Is There Light at the End of Cisco Systems, Inc.'s Tunnel?

Technology giant Cisco Systems is still mired in a period of declining revenue. And there are some serious issues dragging down the company, particularly in emerging markets.

Cisco's second-quarter results looked very much like its first-quarter results. Revenue declined across the board, including most of its key geographic regions. Making things worse is that management's outlook for the next quarter doesn't foretell any better results.

Cisco has a lot to offer, assuming it can execute in emerging markets, which is its major growth opportunity going forward. For now, however, the company's outlook remains cloudy.


A rundown of Cisco's results
Cisco reported an 8% drop in revenue in the second quarter. Its net income fell 54%, but much of that was due to a one-time charge of $655 million related to resolving an issue with memory components sold in years past. Stripping out this non-recurring event still paints a less than impressive picture. Cisco's adjusted earnings-per-share fell 8%, largely due to lower sales.

It turns out that Cisco's international operations in developed economies were its source of strength in the most recent quarter. Its Europe, Middle East, and Africa division saw product orders decline 2%, which was the best performance of any geographic unit. Among its customer mix, Cisco's commercial business led the way with a 1% product order increase.

One area of particular concern is Cisco's poor performance in Asia. Its Asia Pacific, Japan, and China division saw product orders decline 5% in the quarter. Cisco isn't about to walk away from Asia, however. It has stated its intention to be in Asia for the long-term, because emerging economies such as China hold massive potential.

IBM  saw its fourth-quarter revenue decline 16% in its Asia-Pacific segment. More broadly, in its BRIC operations (which include Brazil, Russia, India, and China), IBM posted a 9% revenue decline. In fact, IBM Chief Executive Officer Virginia Rometty recently visited China to meet with government leaders in an attempt to improve the company's standing.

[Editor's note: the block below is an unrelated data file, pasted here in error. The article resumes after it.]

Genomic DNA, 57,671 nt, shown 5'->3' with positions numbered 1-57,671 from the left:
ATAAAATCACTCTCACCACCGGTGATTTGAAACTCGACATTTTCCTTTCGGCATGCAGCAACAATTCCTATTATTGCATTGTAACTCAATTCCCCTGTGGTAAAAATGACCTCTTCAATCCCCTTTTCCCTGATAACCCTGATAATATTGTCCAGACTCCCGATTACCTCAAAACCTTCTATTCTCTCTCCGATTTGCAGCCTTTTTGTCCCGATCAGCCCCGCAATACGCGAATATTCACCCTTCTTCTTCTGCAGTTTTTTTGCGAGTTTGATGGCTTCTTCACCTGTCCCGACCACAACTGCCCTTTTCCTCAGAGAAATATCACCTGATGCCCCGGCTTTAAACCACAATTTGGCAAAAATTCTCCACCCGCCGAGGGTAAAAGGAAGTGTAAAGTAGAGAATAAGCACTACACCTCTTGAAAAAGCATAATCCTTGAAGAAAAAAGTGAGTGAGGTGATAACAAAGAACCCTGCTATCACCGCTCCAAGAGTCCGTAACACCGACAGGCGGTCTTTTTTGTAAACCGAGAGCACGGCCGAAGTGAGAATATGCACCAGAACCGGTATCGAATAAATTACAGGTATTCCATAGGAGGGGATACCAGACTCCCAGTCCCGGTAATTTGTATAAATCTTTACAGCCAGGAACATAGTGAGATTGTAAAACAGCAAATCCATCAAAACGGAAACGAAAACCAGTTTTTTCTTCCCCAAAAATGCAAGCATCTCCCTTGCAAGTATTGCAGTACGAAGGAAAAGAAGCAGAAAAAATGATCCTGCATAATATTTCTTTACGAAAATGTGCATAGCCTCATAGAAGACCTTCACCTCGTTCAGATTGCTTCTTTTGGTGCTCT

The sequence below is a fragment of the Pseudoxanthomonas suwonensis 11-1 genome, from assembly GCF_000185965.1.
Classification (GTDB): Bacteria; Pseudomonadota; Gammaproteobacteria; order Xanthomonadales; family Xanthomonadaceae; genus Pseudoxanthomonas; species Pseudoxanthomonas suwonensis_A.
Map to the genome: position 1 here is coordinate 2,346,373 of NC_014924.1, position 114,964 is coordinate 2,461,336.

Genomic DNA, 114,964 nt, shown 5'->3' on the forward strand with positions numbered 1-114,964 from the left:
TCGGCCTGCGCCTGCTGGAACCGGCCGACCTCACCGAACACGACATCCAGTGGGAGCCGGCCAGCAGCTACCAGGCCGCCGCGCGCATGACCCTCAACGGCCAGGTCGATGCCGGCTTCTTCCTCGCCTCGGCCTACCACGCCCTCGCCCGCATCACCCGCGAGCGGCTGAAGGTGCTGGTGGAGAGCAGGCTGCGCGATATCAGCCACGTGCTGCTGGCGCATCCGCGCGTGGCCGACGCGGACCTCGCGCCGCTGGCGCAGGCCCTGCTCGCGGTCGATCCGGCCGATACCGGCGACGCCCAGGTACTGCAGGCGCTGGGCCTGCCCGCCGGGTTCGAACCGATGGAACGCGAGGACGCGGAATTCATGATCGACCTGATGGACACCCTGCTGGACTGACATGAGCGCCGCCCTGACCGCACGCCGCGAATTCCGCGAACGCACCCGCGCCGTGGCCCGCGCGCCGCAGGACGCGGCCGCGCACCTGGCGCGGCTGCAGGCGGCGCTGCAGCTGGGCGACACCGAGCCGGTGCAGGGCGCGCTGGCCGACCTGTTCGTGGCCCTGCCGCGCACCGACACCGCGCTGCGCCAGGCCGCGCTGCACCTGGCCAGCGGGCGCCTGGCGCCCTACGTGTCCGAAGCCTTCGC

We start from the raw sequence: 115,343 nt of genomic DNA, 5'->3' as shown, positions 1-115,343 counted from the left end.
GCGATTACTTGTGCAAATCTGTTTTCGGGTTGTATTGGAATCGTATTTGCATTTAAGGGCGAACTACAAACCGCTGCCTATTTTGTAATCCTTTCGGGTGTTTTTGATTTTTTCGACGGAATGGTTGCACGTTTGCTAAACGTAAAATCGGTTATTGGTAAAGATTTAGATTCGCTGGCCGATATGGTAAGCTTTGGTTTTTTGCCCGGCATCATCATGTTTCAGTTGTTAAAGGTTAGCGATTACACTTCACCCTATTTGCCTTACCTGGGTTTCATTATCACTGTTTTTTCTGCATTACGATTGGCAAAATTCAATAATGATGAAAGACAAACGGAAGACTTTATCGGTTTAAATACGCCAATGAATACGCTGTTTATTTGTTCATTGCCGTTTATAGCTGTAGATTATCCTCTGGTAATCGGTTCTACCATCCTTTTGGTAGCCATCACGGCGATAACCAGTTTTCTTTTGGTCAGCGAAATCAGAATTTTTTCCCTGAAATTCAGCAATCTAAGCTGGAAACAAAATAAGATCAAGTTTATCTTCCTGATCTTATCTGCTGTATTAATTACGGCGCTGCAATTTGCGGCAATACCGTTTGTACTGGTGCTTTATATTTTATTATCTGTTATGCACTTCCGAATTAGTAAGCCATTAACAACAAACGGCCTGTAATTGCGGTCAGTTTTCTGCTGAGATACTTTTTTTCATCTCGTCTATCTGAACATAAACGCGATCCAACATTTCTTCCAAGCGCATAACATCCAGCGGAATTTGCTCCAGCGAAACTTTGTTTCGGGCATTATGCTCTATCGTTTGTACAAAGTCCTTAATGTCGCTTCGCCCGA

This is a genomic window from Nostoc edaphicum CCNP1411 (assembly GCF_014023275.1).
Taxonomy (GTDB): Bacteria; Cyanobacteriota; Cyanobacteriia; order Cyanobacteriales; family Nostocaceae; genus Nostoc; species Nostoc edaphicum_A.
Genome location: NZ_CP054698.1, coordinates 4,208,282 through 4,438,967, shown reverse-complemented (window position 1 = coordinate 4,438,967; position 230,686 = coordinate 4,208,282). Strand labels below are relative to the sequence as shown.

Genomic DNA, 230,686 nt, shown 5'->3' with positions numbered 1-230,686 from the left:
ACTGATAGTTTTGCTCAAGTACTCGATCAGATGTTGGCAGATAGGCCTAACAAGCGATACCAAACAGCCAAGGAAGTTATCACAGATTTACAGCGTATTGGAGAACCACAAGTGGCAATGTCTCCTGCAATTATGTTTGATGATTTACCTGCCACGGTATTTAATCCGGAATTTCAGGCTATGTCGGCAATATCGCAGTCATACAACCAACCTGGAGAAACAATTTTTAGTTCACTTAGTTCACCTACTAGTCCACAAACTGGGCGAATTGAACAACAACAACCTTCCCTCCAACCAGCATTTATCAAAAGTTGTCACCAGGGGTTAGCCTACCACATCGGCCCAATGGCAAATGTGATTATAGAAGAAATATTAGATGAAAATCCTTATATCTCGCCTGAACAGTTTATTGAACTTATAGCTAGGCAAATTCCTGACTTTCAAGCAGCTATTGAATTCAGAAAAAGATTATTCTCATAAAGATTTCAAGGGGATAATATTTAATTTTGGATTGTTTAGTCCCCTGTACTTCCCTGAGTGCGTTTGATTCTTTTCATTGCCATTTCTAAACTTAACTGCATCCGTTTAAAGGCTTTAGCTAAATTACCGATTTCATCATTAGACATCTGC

Cisco's outlook a cause for concern
Going forward, Cisco's difficulties are not expected to subside. Management expects sales to drop between 6% and 8% in the current quarter. This would represent the third quarter in a row of mid-single digit revenue decline, which would understandably cause investors to lose patience. This is particularly true because close competitor Juniper Networks is thriving.

Juniper's revenue grew 12% in the fourth quarter, which was its sixth consecutive quarter of year-over-year revenue growth. A major reason for Juniper's success is it's executing much better in Asia. Revenue in its Asia-Pacific region grew 18% in the fourth quarter. As a result, Cisco is in a bind to make sure it doesn't fall behind other networking companies in the rapidly growing emerging markets.

The Foolish bottom line
One positive is it increased its quarterly dividend by $0.02 per share, or 12% on a percentage basis. Despite Cisco's current struggles, it's been very successful in ratcheting up its cash returns to shareholders. After instituting its dividend in 2011, Cisco has more than tripled its payout. In addition, Cisco repurchased $4 billion of its own shares in the second quarter.

However, more pressing concerns exist in Cisco's inability to grow and maintain market share. Cash returns are nice, but Cisco's long-term growth questions need to be addressed. As is the case for many large technology companies, emerging markets present strong growth opportunities, and it's up to Cisco to make sure it doesn't miss out.

Cisco isn't growing, but this company is
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The article Is There Light at the End of Cisco Systems, Inc.'s Tunnel? originally appeared on Fool.com.

Bob Ciura has no position in any stocks mentioned. The Motley Fool recommends Cisco Systems. The Motley Fool owns shares of International Business Machines. Try any of our Foolish newsletter services free for 30 days. We Fools may not all hold the same opinions, but we all believe that considering a diverse range of insights makes us better investors. The Motley Fool has a disclosure policy.

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